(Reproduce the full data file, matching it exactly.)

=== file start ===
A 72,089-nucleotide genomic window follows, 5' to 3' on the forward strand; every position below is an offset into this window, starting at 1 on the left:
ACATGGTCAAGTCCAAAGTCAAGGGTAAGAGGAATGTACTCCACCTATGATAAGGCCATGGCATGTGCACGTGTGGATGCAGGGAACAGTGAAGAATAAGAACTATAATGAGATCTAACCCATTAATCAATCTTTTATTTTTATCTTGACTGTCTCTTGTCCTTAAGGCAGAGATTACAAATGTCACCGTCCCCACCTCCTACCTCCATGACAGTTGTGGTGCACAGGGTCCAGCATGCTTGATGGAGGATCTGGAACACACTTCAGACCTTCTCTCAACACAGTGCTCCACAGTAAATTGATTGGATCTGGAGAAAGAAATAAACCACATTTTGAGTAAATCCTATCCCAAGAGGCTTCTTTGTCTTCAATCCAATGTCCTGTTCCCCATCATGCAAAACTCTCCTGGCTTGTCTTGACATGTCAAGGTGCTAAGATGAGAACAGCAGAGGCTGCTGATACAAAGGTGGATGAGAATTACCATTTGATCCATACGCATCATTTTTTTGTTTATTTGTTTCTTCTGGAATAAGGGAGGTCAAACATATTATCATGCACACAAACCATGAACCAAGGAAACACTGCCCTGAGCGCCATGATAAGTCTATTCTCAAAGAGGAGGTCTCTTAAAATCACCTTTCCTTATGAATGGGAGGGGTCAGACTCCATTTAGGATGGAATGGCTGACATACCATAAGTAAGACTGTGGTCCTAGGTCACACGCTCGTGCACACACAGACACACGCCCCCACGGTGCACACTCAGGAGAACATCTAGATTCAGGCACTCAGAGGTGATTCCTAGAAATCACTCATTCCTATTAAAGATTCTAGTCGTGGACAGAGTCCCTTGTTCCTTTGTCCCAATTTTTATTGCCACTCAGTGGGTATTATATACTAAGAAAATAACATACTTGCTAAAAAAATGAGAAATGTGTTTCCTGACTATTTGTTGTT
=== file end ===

A 72,089-nucleotide genomic window follows, 5' to 3' on the forward strand; every position below is an offset into this window, starting at 1 on the left:
ACATGGTCAAGTCCAAAGTCAAGGGTAAGAGGAATGTACTCCACCTATGATAAGGCCATGGCATGTGCACGTGTGGATGCAGGGAACAGTGAAGAATAAGAACTATAATGAGATCTAACCCATTAATCAATCTTTTATTTTTATCTTGACTGTCTCTTGTCCTTAAGGCAGAGATTACAAATGTCACCGTCCCCACCTCCTACCTCCATGACAGTTGTGGTGCACAGGGTCCAGCATGCTTGATGGAGGATCTGGAACACACTTCAGACCTTCTCTCAACACAGTGCTCCACAGTAAATTGATTGGATCTGGAGAAAGAAATAAACCACATTTTGAGTAAATCCTATCCCAAGAGGCTTCTTTGTCTTCAATCCAATGTCCTGTTCCCCATCATGCAAAACTCTCCTGGCTTGTCTTGACATGTCAAGGTGCTAAGATGAGAACAGCAGAGGCTGCTGATACAAAGGTGGATGAGAATTACCATTTGATCCATACGCATCATTTTTTTGTTTATTTGTTTCTTCTGGAATAAGGGAGGTCAAACATATTATCATGCACACAAACCATGAACCAAGGAAACACTGCCCTGAGCGCCATGATAAGTCTATTCTCAAAGAGGAGGTCTCTTAAAATCACCTTTCCTTATGAATGGGAGGGGTCAGACTCCATTTAGGATGGAATGGCTGACATACCATAAGTAAGACTGTGGTCCTAGGTCACACGCTCGTGCACACACAGACACACGCCCCCACGGTGCACACTCAGGAGAACATCTAGATTCAGGCACTCAGAGGTGATTCCTAGAAATCACTCATTCCTATTAAAGATTCTAGTCGTGGACAGAGTCCCTTGTTCCTTTGTCCCAATTTTTATTGCCACTCAGTGGGTATTATATACTAAGAAAATAACATACTTGCTAAAAAAATGAGAAATGTGTTTCCTGACTATTTGTTGTT